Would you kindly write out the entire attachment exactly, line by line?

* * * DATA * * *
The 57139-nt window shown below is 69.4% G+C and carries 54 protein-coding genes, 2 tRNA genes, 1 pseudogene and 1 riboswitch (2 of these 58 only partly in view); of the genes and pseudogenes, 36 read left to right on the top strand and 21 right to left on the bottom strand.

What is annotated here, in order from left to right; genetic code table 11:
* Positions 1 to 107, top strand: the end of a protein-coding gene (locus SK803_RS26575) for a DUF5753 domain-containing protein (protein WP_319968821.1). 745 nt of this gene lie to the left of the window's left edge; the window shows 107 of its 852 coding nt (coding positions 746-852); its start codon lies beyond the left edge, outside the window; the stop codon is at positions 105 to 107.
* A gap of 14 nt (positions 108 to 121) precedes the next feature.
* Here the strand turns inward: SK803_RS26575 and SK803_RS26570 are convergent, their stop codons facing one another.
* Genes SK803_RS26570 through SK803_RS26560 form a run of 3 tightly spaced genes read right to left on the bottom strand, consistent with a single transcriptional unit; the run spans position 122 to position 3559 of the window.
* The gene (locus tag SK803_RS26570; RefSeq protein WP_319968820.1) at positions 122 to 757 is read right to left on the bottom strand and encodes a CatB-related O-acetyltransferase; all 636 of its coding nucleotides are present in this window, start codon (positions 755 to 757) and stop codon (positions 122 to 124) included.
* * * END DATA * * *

The 57139-nt window shown below is 69.4% G+C and carries 54 protein-coding genes, 2 tRNA genes, 1 pseudogene and 1 riboswitch (2 of these 58 only partly in view); of the genes and pseudogenes, 36 read left to right on the top strand and 21 right to left on the bottom strand.

What is annotated here, in order from left to right; genetic code table 11:
* Positions 1 to 107, top strand: the end of a protein-coding gene (locus SK803_RS26575) for a DUF5753 domain-containing protein (protein WP_319968821.1). 745 nt of this gene lie to the left of the window's left edge; the window shows 107 of its 852 coding nt (coding positions 746-852); its start codon lies beyond the left edge, outside the window; the stop codon is at positions 105 to 107.
* A gap of 14 nt (positions 108 to 121) precedes the next feature.
* Here the strand turns inward: SK803_RS26575 and SK803_RS26570 are convergent, their stop codons facing one another.
* Genes SK803_RS26570 through SK803_RS26560 form a run of 3 tightly spaced genes read right to left on the bottom strand, consistent with a single transcriptional unit; the run spans position 122 to position 3559 of the window.
* The gene (locus tag SK803_RS26570; RefSeq protein WP_319968820.1) at positions 122 to 757 is read right to left on the bottom strand and encodes a CatB-related O-acetyltransferase; all 636 of its coding nucleotides are present in this window, start codon (positions 755 to 757) and stop codon (positions 122 to 124) included.